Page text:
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Thursday, January 10, 2019

How to get static out of hair

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      How to get static out of hair

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10 Easy Ways to Get Rid of Hair Static

It's cold and dry outside and I've got a horrible case of static cling -- in mah hair. Yesterday, my hair was so dry and staticky that I could hardly style it, and unfortunately I was out of town on a work trip, so I didn't have much with me to solve the problem. Today, I'm back home, ready to tackle the problem and eliminate the flyaways for good. I've found a few easy ways to get rid of hair static fast.
  • Use Dryer Sheets

    dryer sheet
    I learned this tip a few years ago and have been using it ever since. Dryer sheets can really help with hair static. I rub them on my brushes and combs and even run them along my hair to eliminate those pesky flyaways. I also keep my combs and brushes wrapped in dryer sheets in the wintertime to keep them static-free.
  • Apply Lotion

    lotion for hair Wasanruk
    If I'm out and about or in a hotel room, like I was yesterday, hand lotion can help get rid of the static in a pinch. I rub a dollop into my hands, then run my fingers through my hair. Obviously, a little bit will go a long way, so use lotion sparingly!
    • Use Moroccanoil Frizz Control Spray

      Although other sprays on the market are cheaper, I received this Moroccanoil Frizz Control Spray as a sample and it has worked wonders. It's totally worth the $20 price tag if you have a problem with frizz and/or static. It eliminated my staticky hair problem like magic, without leaving my hair feeling weighed down.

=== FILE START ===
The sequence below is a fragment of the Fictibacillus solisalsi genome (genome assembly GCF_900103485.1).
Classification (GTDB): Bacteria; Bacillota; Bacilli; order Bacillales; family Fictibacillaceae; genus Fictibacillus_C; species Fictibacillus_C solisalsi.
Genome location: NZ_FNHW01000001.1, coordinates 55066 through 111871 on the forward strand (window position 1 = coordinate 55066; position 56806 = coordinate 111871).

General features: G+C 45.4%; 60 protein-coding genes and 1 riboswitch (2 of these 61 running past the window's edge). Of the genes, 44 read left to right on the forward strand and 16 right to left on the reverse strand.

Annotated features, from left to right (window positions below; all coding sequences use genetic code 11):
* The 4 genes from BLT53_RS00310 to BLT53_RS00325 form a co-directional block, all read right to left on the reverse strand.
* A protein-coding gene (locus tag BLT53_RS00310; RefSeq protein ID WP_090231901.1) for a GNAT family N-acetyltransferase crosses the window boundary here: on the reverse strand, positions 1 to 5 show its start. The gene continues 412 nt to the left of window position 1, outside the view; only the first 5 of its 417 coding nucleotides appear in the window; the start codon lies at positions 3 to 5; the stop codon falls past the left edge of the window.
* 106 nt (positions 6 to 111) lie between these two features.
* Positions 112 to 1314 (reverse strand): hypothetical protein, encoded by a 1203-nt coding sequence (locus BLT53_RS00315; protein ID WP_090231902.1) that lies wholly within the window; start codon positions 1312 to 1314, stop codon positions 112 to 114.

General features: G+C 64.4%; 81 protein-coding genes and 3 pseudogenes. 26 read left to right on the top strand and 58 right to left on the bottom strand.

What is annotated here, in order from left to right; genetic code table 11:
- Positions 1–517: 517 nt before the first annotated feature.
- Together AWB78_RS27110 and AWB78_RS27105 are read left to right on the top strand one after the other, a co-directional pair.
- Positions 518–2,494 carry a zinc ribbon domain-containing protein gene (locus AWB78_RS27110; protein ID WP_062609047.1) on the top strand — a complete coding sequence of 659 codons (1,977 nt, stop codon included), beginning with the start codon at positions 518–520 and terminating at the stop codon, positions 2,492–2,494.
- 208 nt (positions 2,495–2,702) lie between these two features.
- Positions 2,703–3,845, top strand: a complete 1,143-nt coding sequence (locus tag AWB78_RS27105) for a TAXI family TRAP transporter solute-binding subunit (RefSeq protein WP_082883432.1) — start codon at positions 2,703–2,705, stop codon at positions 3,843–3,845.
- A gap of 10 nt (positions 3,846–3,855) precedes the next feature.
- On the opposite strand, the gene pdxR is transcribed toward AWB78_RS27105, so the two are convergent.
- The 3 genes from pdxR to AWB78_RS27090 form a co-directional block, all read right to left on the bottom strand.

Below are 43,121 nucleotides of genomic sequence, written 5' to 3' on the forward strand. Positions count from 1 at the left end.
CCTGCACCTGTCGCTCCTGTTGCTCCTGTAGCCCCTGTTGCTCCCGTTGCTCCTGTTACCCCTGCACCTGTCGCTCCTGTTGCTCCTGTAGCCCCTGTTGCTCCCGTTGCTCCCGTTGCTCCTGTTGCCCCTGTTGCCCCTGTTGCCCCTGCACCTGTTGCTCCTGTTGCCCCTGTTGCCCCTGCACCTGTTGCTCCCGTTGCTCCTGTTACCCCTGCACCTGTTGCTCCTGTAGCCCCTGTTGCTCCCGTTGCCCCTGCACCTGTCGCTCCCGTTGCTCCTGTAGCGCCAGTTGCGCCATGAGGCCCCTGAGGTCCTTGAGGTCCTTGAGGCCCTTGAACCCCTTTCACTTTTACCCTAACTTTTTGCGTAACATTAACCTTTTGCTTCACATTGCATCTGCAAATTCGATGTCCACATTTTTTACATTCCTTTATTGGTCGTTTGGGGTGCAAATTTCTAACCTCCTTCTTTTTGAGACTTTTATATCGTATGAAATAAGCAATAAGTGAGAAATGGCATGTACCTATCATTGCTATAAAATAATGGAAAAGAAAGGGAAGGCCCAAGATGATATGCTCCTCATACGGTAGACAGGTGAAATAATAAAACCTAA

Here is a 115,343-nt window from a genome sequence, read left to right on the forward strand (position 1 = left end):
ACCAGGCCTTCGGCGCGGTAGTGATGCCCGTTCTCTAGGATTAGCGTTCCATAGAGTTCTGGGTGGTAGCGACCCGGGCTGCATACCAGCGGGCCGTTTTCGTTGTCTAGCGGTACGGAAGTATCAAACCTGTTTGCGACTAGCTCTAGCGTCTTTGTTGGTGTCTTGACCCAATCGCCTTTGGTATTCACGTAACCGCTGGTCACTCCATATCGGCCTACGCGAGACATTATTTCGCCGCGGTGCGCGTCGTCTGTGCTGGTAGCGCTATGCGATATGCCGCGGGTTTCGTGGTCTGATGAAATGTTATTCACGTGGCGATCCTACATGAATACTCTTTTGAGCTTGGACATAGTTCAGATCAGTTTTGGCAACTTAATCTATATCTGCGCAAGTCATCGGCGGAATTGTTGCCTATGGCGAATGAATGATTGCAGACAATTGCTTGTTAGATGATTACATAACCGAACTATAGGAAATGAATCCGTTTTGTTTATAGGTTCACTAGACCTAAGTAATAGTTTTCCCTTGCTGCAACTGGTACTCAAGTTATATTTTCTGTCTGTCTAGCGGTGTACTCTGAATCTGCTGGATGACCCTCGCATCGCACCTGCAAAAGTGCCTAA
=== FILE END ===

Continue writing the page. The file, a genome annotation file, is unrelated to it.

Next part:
• Crank up the Humidifier

      I haven't tried this tip yet, but it makes sense to me. A humidifier will increase the moisture level in your room, eliminating the static problem. Genius! 
      • Use More Hairspray

        Spray a good amount of hairspray onto a brush and just brush hair while it's still damp. It really helps get rid of the static. I highly recommend Elnett by L'Oreal. It's expensive, but amazing because it holds without giving hair that sticky, hairsprayed quality.
      • Dry With an Ionic Hairdryer

        ionic hair dryer
        This kind of dryer not only hugely reduces how long it takes to dry one's hair (I know because I have one), but it also reportedly neutralizes the electric charges that create static. These hair dryers aren't necessarily expensive, either -- I got mine for $20 at the drugstore.
        • Use Rubber or Metal Combs

          brunette lady combing hair

          I need to follow my own advice here. Apparently, plastic combs are the worst contributors to static. Makes sense to me.
        • Use a Silicone-Based Conditioner

          hair conditioning in shower

          The silicone will coat your hair strands and neutralize the electric charge. So they say.
          • Use a Natural Bristle Brush

            woman brushing her curly hair
            They're more expensive, but worth it. Not only do natural bristle brushes help distribute natural oils evenly throughout the hair, making it shinier, they also reduce static. Win!
          • Don't Wear Rubber-Soled Shoes

            shoes at the door
            This sounds weird, but apparently, rubber-soled shoes accumulate electrical charge and contribute to staticky hair and getting shocked when one touches something.

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